– Touching these points diffuse the “fight or flight” reflex, releasing emotional stress and allows a more rational response to stressful situations.
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THE ROCKER
Developing a Sense of Humour, Concentration, Comprehension

– Have students sit on a padded surface (use a mat or towels) on the floor with their knees bent and their feet together in front of them. Leaning back, with their weight on their hands and hips, students should rock in small circles, or back and forth, as they focus on melting away tension in their hips and back of legs.
– This activity increases the flow of cerebrospinal fluid to the brain, thus improving the ability to focus, concentrate and comprehend.
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SPACE BUTTONS
Attention and Focus, Decision Making, Comprehension

– Resting two fingers above their upper lip, place their other hand, pointing downward, on their lower back, with their fingertips touching the tailbone. Breathe deeply as they look up at the ceiling. Gradually lower their gaze to the floor, then look up at the ceiling again. Repeat three or more times as their eyes and the rest of their body relax.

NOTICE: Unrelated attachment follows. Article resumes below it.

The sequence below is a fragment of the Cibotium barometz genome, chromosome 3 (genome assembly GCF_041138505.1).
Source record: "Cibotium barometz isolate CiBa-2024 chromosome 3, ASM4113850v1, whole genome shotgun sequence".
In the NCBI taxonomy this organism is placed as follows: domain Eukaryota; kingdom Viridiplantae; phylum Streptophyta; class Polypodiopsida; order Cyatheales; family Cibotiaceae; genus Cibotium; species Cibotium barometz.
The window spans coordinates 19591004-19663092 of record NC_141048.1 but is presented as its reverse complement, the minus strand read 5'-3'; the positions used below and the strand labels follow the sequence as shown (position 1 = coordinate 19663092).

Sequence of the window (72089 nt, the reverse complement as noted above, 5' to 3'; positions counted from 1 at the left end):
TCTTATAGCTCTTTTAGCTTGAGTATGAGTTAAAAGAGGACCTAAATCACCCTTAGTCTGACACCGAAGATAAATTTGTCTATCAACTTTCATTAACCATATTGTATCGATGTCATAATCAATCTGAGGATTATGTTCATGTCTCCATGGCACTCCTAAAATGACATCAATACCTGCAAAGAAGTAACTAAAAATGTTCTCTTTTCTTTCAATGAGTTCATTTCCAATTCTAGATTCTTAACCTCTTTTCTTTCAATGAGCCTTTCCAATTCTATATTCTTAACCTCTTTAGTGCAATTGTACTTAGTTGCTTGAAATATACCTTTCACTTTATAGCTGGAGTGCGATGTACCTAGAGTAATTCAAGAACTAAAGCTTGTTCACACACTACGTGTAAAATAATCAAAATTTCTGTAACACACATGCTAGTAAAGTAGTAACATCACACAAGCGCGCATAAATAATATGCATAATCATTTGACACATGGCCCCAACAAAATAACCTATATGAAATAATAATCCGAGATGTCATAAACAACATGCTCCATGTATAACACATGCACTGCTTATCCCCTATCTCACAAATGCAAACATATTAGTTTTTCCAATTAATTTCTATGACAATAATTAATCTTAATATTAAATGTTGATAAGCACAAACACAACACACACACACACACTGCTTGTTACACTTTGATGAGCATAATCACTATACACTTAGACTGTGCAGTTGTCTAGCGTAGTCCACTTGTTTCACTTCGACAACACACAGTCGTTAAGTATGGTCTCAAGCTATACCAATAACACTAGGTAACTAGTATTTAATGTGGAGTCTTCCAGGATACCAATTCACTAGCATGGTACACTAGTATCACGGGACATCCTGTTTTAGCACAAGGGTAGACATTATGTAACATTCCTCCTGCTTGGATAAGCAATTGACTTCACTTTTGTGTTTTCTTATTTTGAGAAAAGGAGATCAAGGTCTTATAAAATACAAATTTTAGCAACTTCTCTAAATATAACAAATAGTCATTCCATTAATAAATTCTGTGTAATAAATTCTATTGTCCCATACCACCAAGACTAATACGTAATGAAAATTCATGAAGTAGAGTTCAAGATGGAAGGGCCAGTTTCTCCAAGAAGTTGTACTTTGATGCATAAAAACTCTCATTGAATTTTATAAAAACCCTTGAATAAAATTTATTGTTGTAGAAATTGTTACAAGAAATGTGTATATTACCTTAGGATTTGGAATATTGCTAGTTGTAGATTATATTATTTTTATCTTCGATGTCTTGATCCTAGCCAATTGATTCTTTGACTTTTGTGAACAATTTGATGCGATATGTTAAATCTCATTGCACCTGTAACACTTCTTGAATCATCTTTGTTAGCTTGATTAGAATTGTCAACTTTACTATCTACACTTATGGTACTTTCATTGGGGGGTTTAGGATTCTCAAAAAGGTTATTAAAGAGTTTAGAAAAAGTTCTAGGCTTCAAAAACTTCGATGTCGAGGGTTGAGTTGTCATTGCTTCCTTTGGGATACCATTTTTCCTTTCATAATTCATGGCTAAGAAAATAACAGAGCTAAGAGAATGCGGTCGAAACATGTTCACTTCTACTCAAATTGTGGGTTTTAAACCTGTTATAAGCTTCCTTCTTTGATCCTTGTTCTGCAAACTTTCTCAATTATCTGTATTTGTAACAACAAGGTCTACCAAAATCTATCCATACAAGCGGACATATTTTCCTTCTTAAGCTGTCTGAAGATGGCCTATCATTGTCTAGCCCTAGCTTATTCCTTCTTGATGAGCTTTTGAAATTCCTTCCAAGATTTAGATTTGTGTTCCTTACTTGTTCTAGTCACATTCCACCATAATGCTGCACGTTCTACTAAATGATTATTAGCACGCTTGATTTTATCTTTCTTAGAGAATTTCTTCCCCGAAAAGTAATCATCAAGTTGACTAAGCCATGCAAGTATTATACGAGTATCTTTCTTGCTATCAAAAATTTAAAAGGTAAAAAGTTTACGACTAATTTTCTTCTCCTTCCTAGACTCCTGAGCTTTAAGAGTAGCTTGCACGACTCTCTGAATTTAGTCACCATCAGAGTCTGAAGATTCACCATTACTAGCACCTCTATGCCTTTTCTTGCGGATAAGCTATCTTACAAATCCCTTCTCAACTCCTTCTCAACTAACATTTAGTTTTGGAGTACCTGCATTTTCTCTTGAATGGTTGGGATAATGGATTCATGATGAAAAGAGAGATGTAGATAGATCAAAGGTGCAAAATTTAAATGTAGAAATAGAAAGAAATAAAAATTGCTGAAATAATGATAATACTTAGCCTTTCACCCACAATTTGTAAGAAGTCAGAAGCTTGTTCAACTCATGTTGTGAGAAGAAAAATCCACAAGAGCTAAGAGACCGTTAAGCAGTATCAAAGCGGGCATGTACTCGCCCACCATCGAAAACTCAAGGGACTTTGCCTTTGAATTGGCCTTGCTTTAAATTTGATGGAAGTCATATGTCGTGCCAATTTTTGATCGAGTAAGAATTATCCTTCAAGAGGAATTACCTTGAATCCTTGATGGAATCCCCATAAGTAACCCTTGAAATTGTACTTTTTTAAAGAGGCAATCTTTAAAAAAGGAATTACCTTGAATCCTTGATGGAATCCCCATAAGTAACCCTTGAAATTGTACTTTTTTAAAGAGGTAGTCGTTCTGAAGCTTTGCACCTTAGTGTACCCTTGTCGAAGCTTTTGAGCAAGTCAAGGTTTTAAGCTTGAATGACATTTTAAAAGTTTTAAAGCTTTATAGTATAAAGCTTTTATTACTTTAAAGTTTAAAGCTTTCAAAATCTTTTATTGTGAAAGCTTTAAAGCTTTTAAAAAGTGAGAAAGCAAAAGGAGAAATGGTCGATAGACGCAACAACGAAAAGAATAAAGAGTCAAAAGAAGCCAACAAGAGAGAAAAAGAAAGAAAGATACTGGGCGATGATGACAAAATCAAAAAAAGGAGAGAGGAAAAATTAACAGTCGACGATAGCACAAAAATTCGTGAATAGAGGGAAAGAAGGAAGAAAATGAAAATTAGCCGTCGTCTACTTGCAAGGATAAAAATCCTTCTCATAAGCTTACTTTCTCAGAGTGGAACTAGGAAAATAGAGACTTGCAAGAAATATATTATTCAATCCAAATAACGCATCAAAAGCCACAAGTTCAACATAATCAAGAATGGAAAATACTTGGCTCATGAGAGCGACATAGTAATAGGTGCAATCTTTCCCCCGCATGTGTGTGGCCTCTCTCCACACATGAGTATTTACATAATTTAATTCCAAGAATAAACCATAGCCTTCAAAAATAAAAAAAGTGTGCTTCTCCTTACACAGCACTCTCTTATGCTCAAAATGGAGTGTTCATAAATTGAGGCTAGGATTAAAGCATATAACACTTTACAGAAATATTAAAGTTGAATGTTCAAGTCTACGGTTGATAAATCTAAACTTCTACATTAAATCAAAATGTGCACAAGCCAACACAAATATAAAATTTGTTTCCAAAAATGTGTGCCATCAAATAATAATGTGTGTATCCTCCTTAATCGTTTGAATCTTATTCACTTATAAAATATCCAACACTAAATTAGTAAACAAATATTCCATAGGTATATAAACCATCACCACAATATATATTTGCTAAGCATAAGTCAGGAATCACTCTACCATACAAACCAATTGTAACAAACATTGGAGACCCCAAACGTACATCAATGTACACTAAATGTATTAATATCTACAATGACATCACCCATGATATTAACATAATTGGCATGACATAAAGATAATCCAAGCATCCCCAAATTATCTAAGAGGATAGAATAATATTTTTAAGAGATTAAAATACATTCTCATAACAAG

– Holding these points improves attention, focus, motivation and intuition for decision-making.
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THINK OF AN X
Self Confidence and Control, Speed Reading

– Close their eyes and visualise the letter X. Notice how their vision is like the X – their eyes co-ordinate to connect left, right, upper and lower visual fields around a point of focus. Also notice the X-like symmetry and organisation within their own body, as each hip co-ordinates with each shoulder. Draw the X in the air in front with an extended finger on right hand. Draw the X in the air in front with an extended finger on left hand.
– The drawing of the X reinforces bilateral integration of the whole-brain and whole-body co-ordination for ease of thought, communication and performance.
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THE THINKING CAP
Public Speaking, Developing a Sense of Humour –
With one hand at the top of each ear, gently “unroll” the curved parts of the outer edges of both ears at the same time. Continue all the way to the bottom of the ears. Repeat three or more times.
– This activity helps the student tune out distracting noises. It increases listening ability, short-term memory and abstract thinking skills.